Recreational Kayaks – 52 women and 85 men signed up for the recreational class – add sea kayaks, K2’s, and kayaks paddled in the Open Class and the No Contest and Minithon –  probably the most kayaks ever in the race – a lot of people fanning the air with every stroke.


Maybe that is why we had the wind.  By the time the last boats finished, it was a force to be reckoned with.  (blame the kayaks for stirring up the air.)


Eimantas and Arunas Dabauskas set the pace with a time of 2 hours, 11 miniutes in a K-2 for the fastest time of the day.  Kiril Floriv was the fastest 1 person boat at 2:21.  They hardly got their money’s worth.  Good job guys, I admire your ability.


Without a head wind perhaps they could have broken the 2 hour barrier.  And Kiril has a new challenge.


The river was free of dams for the first time in over 100 years – some fast water where Ryerson dam had been (fun) and slow water above where Dam # 1 (not fun)  was but no scrapping bottom at Hollister or portaging.  I kinda missed looking for the chute at Hollister, but not much.


Paddler in boat # 60 was 60 years old.  Paddlers in boat #  46 were doing their 46th marathon.


Ages of paddlers ranged from 1 year old (well, she really did not paddle) – some 7 year olds may have helped their folks – to my friend Ed at 83 (and he beat me in age too!)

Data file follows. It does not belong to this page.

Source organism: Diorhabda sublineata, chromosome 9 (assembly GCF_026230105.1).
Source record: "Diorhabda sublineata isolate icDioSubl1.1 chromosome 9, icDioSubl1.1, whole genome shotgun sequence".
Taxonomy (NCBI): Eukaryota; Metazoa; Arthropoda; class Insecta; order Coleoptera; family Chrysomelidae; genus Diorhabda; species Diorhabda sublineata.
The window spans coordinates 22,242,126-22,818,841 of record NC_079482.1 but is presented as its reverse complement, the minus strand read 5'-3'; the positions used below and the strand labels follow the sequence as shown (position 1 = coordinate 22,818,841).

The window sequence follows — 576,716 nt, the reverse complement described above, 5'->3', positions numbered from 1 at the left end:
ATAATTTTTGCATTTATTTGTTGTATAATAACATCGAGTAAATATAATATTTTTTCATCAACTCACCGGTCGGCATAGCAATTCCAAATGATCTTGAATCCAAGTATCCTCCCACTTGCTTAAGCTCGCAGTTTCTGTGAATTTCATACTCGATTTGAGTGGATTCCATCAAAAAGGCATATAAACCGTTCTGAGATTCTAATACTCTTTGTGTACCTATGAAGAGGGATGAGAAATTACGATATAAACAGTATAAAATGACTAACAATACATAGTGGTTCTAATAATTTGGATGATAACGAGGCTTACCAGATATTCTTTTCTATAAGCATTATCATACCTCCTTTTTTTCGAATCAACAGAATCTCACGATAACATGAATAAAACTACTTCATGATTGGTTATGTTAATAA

Paddlers came from as far away as New York, Arizona, and Kentucky as well as all our neighboring Midwestern states.


It would be nice to see more juniors paddling – that is one change not for the better.  Women competition paddlers are also missing.  Of course, the women may be paddling kayaks.


We could use a few more volunteers at the start and at the finish line.  Consider paddling and working as a volunteer before or after the race.  Pay isn’t much (t-shirt) but you will have our thanks.


We are also looking for any suggestions to make the race better, let us hear from you.



A behind the scenes look at what it takes to make it happen again… by Sigrid Pilgrim


For 60 years now, the Des Plaines River Canoe and Kayak Marathon in Illinois has attracted many hundreds of canoes and kayaks for the 18.5 mile stretch from Oak Springs Road in Libertyville to Dam #2 in Prospect Heights. Founded originally by Ralph Frese to introduce his boy scout troop to the beauty of the Des Plaines River, the event has become a “must participate” for many paddlers from all around the country, if for no other reason than to get the coveted embroidered patch or for the first place winners, the unique voyageur statue.


My husband Alan is co-chair of this event that happens only because a small, very dedicated group of volunteers for years has given many hours of their time to make sure no detail of the event is overlooked. As the sometimes willing sounding board, listening to Alan voice frustration about this, that, or the other aspect of the event that still hasn’t been nailed down, confirmed, reconfirmed, settled, or figured out, sometimes just a few days before race date, I sat down with him with pen and paper and asked him “Tell me, what does it take to put on the Marathon?”